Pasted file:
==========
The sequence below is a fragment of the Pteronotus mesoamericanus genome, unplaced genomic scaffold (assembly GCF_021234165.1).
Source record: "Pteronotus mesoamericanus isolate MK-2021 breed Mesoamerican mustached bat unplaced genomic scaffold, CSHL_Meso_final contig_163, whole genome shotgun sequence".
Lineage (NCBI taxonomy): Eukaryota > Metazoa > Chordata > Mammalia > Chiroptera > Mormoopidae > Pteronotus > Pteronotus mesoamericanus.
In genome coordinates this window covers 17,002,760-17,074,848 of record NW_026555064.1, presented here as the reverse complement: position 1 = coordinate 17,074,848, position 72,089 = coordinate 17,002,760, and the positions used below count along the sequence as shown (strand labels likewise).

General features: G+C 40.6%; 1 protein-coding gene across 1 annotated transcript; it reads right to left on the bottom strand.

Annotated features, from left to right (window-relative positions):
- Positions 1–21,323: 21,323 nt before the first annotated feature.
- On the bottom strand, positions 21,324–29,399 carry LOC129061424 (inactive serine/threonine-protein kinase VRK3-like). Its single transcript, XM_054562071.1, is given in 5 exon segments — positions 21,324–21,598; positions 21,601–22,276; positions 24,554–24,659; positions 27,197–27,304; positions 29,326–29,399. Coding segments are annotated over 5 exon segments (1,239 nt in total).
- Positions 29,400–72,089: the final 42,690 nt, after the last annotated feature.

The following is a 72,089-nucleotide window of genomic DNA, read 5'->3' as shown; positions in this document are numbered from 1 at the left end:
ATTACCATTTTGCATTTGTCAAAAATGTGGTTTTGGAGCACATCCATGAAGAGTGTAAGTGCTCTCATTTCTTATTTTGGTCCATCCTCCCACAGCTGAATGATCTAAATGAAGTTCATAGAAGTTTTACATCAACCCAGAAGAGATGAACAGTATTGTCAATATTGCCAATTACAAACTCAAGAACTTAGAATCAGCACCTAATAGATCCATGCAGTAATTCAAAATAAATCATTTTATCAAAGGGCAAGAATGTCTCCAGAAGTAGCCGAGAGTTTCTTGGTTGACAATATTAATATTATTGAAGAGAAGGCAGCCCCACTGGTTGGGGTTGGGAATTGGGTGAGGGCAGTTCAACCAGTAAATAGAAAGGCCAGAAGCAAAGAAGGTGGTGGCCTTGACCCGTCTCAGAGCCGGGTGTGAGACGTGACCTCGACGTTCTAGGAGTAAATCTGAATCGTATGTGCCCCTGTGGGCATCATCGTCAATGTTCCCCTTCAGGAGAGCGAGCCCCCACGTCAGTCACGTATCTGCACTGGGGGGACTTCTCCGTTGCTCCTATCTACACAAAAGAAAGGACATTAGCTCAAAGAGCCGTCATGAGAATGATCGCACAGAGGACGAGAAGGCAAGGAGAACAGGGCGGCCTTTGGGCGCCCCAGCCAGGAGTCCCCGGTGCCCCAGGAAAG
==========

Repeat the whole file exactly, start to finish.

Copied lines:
The sequence below is a fragment of the Pteronotus mesoamericanus genome, unplaced genomic scaffold (assembly GCF_021234165.1).
Source record: "Pteronotus mesoamericanus isolate MK-2021 breed Mesoamerican mustached bat unplaced genomic scaffold, CSHL_Meso_final contig_163, whole genome shotgun sequence".
Lineage (NCBI taxonomy): Eukaryota > Metazoa > Chordata > Mammalia > Chiroptera > Mormoopidae > Pteronotus > Pteronotus mesoamericanus.
In genome coordinates this window covers 17,002,760-17,074,848 of record NW_026555064.1, presented here as the reverse complement: position 1 = coordinate 17,074,848, position 72,089 = coordinate 17,002,760, and the positions used below count along the sequence as shown (strand labels likewise).

General features: G+C 40.6%; 1 protein-coding gene across 1 annotated transcript; it reads right to left on the bottom strand.

Annotated features, from left to right (window-relative positions):
- Positions 1–21,323: 21,323 nt before the first annotated feature.
- On the bottom strand, positions 21,324–29,399 carry LOC129061424 (inactive serine/threonine-protein kinase VRK3-like). Its single transcript, XM_054562071.1, is given in 5 exon segments — positions 21,324–21,598; positions 21,601–22,276; positions 24,554–24,659; positions 27,197–27,304; positions 29,326–29,399. Coding segments are annotated over 5 exon segments (1,239 nt in total).
- Positions 29,400–72,089: the final 42,690 nt, after the last annotated feature.

The following is a 72,089-nucleotide window of genomic DNA, read 5'->3' as shown; positions in this document are numbered from 1 at the left end:
ATTACCATTTTGCATTTGTCAAAAATGTGGTTTTGGAGCACATCCATGAAGAGTGTAAGTGCTCTCATTTCTTATTTTGGTCCATCCTCCCACAGCTGAATGATCTAAATGAAGTTCATAGAAGTTTTACATCAACCCAGAAGAGATGAACAGTATTGTCAATATTGCCAATTACAAACTCAAGAACTTAGAATCAGCACCTAATAGATCCATGCAGTAATTCAAAATAAATCATTTTATCAAAGGGCAAGAATGTCTCCAGAAGTAGCCGAGAGTTTCTTGGTTGACAATATTAATATTATTGAAGAGAAGGCAGCCCCACTGGTTGGGGTTGGGAATTGGGTGAGGGCAGTTCAACCAGTAAATAGAAAGGCCAGAAGCAAAGAAGGTGGTGGCCTTGACCCGTCTCAGAGCCGGGTGTGAGACGTGACCTCGACGTTCTAGGAGTAAATCTGAATCGTATGTGCCCCTGTGGGCATCATCGTCAATGTTCCCCTTCAGGAGAGCGAGCCCCCACGTCAGTCACGTATCTGCACTGGGGGGACTTCTCCGTTGCTCCTATCTACACAAAAGAAAGGACATTAGCTCAAAGAGCCGTCATGAGAATGATCGCACAGAGGACGAGAAGGCAAGGAGAACAGGGCGGCCTTTGGGCGCCCCAGCCAGGAGTCCCCGGTGCCCCAGGAAAG